For about an hour Saturday, a group of a dozen persons picketed the newsstand on the northwest corner of Van Nuys and Victory boulevards, protesting that young children can stand there and read pornography.
It was a small battle in a long war, fought almost out of sight. As usual, it was to no conclusion.
Both sides were amply provisioned with certainty, armed with the unalloyed outrage of those who were just minding their own business when their lives were assaulted by unfathomable weirdos, winging in from over the horizon in a sociological Pearl Harbor.
The combatants are caught on the beach where a wave of change crashed into American life in the 1960s and receded, altering the landmarks and leaving a high-tide line of social flotsam. Ever since, some Americans have been trying to kick the flotsam back into the sea, while their opponents, delighted by the changes, hope they will live long enough to hear the cry "surf's up" again.
The protesters were led by Gerald C. (Brodie) Broderson, the Republican candidate for Democratic Rep. Howard L. Berman's congressional seat, which represents the East Valley, among other places.
Broderson is a 58-year-old man with the look of a cheerful grandfather, an actor who makes a career of refusing to act his age. His campaign literature boasts that he belongs to the Guardian Angels--a graying member of a counter-gang. He enrolled at Los Angeles Valley College in 1982 and carried the banner for middle-aged couch potatoes everywhere by going out for the football team, and making it.
He won election as the student representative to the Community College Board of Trustees for 1984-85, but his greatest claim to fame until running for Congress (and given Berman's hold on the seat, perhaps afterward too) is that he kicked a field goal in a game at the age of 53, becoming the oldest athlete ever to score for dear old Valley--"the proudest moment of my life," he still recalls.
In tribute to Broderson's Guardian Angel ties, the marchers wore "Brodie's Angels" T-shirts, with Guardian Angel-style wings, and carried placards with slogans like "Sleaze Free Streets" and "San Fernando Valley--World Pornography Capitol."
Marching with them was Bruce Dahl, the Republican candidate for the seat representing the central Valley in the state Assembly, now held by Democrat Tom Bane.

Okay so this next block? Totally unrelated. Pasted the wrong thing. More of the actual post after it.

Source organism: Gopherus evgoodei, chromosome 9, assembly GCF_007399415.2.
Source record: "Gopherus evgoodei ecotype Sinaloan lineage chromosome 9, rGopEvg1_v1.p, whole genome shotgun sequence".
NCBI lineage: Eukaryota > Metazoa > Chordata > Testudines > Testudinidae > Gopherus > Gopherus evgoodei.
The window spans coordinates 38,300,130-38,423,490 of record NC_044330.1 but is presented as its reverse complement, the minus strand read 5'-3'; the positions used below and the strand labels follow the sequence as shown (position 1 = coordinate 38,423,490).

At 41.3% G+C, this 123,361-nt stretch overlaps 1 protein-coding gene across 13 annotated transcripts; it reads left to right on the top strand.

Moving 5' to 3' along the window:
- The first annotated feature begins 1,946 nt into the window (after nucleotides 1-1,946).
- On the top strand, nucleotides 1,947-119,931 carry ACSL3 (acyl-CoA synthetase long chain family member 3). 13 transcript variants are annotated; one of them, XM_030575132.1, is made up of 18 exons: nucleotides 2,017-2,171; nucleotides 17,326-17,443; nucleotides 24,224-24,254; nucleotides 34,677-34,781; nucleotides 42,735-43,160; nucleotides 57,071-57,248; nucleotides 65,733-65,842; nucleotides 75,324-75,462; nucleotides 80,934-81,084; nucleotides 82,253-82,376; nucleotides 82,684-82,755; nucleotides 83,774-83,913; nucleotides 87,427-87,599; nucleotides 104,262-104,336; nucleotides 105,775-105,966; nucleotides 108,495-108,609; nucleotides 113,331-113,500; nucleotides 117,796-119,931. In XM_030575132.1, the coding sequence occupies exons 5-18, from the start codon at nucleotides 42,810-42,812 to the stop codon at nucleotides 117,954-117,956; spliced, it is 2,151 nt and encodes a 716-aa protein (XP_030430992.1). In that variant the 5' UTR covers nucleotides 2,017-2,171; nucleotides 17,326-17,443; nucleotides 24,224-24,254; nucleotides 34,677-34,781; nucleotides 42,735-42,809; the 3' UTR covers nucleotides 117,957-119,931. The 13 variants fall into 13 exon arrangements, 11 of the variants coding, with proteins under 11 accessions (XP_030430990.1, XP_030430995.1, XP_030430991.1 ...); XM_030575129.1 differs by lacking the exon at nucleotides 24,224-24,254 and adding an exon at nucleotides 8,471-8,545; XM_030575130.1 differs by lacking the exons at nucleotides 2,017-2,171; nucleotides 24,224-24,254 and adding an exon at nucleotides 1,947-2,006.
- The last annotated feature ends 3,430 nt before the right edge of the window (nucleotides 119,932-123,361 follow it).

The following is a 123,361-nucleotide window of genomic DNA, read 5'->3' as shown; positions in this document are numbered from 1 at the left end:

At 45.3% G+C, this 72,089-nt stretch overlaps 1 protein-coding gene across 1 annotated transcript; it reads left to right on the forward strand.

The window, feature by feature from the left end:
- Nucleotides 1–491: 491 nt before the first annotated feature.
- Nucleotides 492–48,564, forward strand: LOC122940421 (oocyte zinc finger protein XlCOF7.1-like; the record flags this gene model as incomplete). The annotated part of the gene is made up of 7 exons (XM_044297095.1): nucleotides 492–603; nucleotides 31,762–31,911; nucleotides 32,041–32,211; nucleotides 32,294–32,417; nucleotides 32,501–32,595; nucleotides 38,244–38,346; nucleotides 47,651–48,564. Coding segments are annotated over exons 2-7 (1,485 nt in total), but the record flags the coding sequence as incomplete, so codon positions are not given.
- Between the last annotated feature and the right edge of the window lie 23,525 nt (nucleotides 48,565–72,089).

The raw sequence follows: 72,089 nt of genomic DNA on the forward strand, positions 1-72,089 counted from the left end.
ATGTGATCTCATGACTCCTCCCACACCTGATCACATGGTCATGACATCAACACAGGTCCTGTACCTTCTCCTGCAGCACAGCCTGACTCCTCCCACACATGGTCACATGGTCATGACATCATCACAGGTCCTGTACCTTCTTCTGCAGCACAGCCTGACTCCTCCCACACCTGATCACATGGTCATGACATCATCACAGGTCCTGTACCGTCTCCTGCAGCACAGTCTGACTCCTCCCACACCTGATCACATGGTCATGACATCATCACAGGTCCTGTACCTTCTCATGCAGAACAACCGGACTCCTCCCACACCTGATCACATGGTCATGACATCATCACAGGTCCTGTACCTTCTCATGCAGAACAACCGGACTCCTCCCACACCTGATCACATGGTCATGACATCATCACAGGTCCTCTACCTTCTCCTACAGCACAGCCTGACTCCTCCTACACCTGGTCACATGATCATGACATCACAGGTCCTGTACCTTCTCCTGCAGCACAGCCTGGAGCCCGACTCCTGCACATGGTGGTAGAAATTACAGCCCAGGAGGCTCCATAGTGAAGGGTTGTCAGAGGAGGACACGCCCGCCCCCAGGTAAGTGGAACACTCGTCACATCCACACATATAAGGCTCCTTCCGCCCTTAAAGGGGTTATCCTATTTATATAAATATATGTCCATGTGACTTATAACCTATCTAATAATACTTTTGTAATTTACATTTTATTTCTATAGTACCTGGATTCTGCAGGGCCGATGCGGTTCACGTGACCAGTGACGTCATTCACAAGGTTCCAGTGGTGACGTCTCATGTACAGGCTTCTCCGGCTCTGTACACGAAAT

"Children stand here and pollute their minds with this filth," protested Dahl, an earnest man wearing a striped, button-down collar shirt open at the neck and tasseled loafers with no socks. "They can't walk to school without seeing pictures of lesbians and stuff like that."
Indeed, one section of the newsstand is devoted to magazines displaying nude men and women, videocassettes with titles like "Wet Shots" and "Naughty Nurses," and books with titles like "Hot Tongue Co-ed" and "Marvin's Perverted Love" and a great many which cannot be printed here. They are all grouped together, next to the cash register, but--as the protesters repeatedly pointed out--some of them are only two or three feet off the sidewalk, down at a child's eye-level.
Back and forth paraded the marchers.
"You shouldn't be reading that stuff," one T-shirt-clad matron, parading past, admonished a boy in baggy shorts and high-top athletic shoes, who appeared to be about 12, as he paged through a magazine from the rack.
"You should try Mickey Mouse," she counseled.
The boy, who was reading a skateboard magazine, looked up in bewilderment and made a face at her back when she passed. Most passers-by ignored the protesters, motorists giving them only a passing glance, pedestrians stepping gingerly around them and walking hurriedly away. The exception was a middle-aged black man who praised them, saying he had long been concerned with the problem of little boys' perusing sexy material there.
"I've never heard of such a thing," said Gary Skybyrg, the newsstand clerk.
"Why are these people bothering us? Why don't they concentrate on stuff that's dangerous, like gangs? We're not hurting anyone. We never allow little kids to stand and read that stuff. Anyone who isn't 18 gets hustled out of there immediately."
"What about this?" asked Lisa Goodrich, 20, of Burbank, one of the protesters, shoving a photo at him. The picture, taken from across the street, showed what appeared to be two small boys reading at the sex-magazine section while an attendant looked the other way.
"Ha!" laughed Skybyrg. "That's the boss, the owner. No comment."
The owner, Barney Shane, who arrived as the protesters were leaving, insisted that "if we see little kids there, we chase them away in a tenth of a second."
He found the marchers as puzzling as they found his lack of concern.
"With all the problems in the country, why are they worrying about us? I'm annoyed they didn't get the television reporters to come and give me some publicity.
"I can't get mad at them. They're all a bunch of weirdos."